Although in-person visits will remain the gold standard for quality health-care services, the last year proved that convenient virtual options could support remote workers wherever they live, and give employers additional enticements for attracting and retaining talent.
From June to November 2020, the U.S. Centers for Disease Control found that telehealth sessions accounted for more than 30 percent of visits each week. In addition, a Willis Towers Watson global benefits attitudes survey showed that employees who used virtual care were more likely to say they got the care they needed, compared with those who used in-person care.
“It’s really critical that people get both the mental and physical health care that they need,” said Julie Stone, managing director of health and benefits for the consulting firm, adding that telehealth ensures that care.
“That’s why I think that telehealth has legs,” she noted.
It also will help employers provide quality care services to remote workers, regardless of where they are located, since health care may not be equal in quality or access everywhere, she says.
Older and Black patients particularly satisfied
The global benefits attitudes survey released in November by Willis Towers Watson, which is based in London, also showed that more employees reported that virtual care gave them the help they needed to deal with chronic health conditions and/or anxiety and depression compared with in-person services.
While all age groups ranked their satisfaction higher when they used telehealth services, older workers particularly liked the mental virtual care options. For people in their 40s, 73 percent of the people who chose the virtual option reported that they got the care they needed, compared with just 49 percent of users of in-person services. For those in their 50s, 78 percent favored virtual care versus 29 percent for in-person services.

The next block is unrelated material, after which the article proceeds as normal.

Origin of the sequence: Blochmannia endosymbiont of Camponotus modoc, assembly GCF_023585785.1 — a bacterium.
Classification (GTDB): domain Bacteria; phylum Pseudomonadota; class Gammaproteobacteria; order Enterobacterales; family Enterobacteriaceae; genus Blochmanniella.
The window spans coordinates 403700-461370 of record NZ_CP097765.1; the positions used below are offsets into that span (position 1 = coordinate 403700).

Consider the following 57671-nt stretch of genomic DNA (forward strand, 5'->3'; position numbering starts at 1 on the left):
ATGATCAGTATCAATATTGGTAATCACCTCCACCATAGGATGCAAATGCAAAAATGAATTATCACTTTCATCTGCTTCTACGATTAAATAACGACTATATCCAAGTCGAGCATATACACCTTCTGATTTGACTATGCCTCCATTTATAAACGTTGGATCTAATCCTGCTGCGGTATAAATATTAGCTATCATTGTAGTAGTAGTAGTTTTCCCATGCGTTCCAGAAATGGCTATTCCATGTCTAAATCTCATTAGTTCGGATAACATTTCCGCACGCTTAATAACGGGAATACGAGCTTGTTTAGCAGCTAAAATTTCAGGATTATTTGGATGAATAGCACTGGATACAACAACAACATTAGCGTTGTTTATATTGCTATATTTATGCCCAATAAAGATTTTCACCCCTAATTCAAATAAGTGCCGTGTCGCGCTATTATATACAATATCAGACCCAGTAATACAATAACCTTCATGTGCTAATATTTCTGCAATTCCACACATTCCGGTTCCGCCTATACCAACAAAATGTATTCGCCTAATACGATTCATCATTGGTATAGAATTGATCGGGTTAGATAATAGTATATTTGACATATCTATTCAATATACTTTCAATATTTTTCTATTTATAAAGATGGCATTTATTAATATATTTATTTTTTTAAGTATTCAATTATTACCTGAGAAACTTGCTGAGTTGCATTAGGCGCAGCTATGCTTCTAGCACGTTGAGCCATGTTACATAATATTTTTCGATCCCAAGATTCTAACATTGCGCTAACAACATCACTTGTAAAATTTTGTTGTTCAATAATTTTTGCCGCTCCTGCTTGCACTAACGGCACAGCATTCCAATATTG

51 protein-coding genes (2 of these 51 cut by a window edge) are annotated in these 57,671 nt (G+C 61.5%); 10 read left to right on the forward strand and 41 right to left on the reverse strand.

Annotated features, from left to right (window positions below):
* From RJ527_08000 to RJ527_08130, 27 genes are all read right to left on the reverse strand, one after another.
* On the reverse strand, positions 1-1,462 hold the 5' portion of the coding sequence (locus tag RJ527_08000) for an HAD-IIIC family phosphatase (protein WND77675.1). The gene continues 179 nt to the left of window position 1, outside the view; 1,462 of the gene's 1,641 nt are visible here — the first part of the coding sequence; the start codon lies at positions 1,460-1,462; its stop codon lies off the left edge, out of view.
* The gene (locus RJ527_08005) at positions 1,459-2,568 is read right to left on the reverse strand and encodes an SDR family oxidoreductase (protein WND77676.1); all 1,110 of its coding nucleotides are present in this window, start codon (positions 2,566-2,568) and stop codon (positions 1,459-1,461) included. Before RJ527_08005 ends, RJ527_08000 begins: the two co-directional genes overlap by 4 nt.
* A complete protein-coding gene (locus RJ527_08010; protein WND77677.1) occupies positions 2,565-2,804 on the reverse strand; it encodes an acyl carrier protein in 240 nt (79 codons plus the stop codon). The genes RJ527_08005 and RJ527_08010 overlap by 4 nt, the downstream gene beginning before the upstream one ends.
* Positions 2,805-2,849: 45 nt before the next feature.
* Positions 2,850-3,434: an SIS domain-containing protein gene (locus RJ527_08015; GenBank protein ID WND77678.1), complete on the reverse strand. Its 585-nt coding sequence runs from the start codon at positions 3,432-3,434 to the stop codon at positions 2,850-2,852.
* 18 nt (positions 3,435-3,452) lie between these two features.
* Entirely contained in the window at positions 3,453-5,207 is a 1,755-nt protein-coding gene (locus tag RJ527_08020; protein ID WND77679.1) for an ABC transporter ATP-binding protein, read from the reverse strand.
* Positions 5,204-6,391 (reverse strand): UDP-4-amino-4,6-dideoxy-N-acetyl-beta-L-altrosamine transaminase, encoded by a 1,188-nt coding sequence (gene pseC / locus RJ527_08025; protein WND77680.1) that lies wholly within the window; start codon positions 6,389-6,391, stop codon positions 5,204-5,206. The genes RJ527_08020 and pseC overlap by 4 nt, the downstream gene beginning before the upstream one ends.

In addition, Stone notes that telehealth services also may improve healthcare equity for people of color, a current topic of concern for public-health experts. The survey showed that about 57 percent of the Black respondents indicated that by using virtual mental-health services, they felt they were able to get the help they needed. That compares with 27 percent of those who were using in-person care.
Stone notes that another Willis Towers Watson survey found that while almost half of companies with on-site or near-site employee health clinics kept them open during the pandemic, almost 80 percent added or increased the use of virtual care.
“Now we are hearing that [these virtual services] will be sustained, even with hybrid [work location] models,” said Stone, noting that two out of three companies are expected to continue offering such services.
Covid-era policy shift
As the Covid-19 threat spread in early 2020, some state licensing requirements were eased by the federal government to allow telemedicine providers to work across state lines. A CDC report said virtual health services could “facilitate access to care, reduce risk for transmission of SARS-CoV-2, conserve scarce medical supplies and reduce strain on health-care capacity and facilities while supporting continuity of care.”